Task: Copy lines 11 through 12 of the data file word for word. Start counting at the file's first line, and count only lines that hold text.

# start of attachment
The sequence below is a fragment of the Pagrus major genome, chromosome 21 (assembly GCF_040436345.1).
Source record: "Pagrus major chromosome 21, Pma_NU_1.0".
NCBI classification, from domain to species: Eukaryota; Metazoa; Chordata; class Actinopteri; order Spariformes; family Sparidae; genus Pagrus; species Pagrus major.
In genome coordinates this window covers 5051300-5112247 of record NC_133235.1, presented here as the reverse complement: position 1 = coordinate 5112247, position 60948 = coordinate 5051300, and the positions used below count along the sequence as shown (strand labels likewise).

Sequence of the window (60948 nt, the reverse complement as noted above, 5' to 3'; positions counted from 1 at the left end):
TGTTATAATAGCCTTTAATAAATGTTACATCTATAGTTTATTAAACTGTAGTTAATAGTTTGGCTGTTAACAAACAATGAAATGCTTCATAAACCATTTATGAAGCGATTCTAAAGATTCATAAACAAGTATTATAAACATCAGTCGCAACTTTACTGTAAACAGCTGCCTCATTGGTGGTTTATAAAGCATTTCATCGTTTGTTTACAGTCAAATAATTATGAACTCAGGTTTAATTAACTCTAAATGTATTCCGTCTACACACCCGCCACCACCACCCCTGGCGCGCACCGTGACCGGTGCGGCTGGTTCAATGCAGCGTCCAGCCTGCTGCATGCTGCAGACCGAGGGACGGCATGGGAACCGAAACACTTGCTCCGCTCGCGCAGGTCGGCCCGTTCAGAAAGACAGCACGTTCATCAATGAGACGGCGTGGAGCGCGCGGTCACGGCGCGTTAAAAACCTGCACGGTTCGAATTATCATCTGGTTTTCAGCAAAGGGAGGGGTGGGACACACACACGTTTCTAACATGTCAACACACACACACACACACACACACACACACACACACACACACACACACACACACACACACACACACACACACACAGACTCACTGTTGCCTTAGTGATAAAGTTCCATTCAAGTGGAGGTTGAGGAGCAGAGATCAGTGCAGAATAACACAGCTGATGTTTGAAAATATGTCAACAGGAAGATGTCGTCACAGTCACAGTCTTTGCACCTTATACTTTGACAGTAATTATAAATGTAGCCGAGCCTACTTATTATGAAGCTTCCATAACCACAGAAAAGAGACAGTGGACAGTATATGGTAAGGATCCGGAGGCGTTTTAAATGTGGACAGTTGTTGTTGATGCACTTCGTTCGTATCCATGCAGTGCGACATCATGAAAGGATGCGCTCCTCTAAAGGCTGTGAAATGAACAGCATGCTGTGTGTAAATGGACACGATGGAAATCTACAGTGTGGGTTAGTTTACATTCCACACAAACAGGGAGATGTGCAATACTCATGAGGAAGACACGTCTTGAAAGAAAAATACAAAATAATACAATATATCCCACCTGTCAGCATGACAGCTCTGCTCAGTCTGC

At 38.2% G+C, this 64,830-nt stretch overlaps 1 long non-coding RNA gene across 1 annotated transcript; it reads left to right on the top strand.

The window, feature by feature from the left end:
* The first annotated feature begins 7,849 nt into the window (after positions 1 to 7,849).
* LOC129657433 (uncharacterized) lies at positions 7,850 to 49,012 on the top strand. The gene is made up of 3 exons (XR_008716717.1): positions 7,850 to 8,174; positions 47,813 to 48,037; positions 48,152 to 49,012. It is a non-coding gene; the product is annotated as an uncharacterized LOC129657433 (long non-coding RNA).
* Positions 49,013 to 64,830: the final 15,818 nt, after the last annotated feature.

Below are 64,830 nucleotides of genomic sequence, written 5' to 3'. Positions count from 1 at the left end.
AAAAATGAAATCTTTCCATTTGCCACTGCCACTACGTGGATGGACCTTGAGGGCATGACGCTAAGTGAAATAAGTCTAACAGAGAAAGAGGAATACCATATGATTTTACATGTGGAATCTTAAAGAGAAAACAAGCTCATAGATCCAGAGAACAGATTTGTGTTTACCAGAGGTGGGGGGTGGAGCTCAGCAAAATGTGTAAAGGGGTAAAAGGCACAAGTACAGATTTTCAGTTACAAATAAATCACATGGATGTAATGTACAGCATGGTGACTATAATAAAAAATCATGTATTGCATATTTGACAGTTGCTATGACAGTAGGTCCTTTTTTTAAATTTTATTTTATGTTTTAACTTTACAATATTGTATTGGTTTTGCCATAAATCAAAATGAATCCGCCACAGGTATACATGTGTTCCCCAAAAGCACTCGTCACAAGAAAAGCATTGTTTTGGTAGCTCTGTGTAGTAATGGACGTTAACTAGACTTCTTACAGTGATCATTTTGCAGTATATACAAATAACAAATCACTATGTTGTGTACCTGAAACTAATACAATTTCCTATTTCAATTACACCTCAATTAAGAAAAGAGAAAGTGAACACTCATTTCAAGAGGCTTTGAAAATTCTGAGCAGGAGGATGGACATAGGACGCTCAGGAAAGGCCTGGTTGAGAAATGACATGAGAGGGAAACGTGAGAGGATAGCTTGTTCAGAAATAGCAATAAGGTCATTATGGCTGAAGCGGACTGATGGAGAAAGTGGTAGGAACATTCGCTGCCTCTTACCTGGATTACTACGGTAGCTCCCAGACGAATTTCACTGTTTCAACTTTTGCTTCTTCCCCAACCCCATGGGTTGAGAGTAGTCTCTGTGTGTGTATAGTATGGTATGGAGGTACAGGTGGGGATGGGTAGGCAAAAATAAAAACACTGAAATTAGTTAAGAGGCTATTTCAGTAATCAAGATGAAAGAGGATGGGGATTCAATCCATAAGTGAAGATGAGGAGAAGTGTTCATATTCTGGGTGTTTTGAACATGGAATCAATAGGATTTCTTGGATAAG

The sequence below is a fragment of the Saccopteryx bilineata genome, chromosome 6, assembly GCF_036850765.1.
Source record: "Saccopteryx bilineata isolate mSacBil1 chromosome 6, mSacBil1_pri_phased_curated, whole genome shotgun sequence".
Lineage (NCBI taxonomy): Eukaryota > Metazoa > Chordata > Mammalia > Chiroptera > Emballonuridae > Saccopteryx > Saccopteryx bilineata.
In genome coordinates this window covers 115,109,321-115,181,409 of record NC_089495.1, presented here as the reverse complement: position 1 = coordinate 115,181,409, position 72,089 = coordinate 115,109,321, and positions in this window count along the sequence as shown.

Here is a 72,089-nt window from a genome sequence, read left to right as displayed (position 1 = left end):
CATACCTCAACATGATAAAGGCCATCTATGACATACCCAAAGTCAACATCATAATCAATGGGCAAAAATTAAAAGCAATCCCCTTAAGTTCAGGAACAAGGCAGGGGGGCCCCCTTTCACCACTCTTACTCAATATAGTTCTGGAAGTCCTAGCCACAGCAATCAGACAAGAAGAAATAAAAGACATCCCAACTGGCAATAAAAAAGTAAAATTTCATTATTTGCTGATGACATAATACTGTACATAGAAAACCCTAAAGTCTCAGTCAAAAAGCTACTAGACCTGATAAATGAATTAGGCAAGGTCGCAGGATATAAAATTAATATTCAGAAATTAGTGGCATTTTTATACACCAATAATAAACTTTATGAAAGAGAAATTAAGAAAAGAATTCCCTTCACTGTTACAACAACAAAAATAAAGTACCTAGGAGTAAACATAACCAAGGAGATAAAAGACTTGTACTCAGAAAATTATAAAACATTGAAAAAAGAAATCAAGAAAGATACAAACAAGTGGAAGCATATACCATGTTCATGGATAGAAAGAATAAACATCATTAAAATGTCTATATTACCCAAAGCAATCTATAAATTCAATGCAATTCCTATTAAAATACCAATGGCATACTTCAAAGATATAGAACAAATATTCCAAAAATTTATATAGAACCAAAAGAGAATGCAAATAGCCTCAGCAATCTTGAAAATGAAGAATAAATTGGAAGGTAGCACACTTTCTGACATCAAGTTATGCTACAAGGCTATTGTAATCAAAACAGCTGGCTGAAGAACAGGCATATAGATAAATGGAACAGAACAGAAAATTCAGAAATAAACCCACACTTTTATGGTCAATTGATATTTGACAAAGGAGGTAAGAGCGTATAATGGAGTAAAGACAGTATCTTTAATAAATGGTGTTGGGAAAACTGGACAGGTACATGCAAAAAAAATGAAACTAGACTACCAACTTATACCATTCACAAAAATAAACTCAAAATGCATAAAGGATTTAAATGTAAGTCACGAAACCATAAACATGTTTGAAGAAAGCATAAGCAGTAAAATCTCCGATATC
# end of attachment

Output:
* Positions 49,013 to 64,830: the final 15,818 nt, after the last annotated feature.

Below are 64,830 nucleotides of genomic sequence, written 5' to 3'. Positions count from 1 at the left end.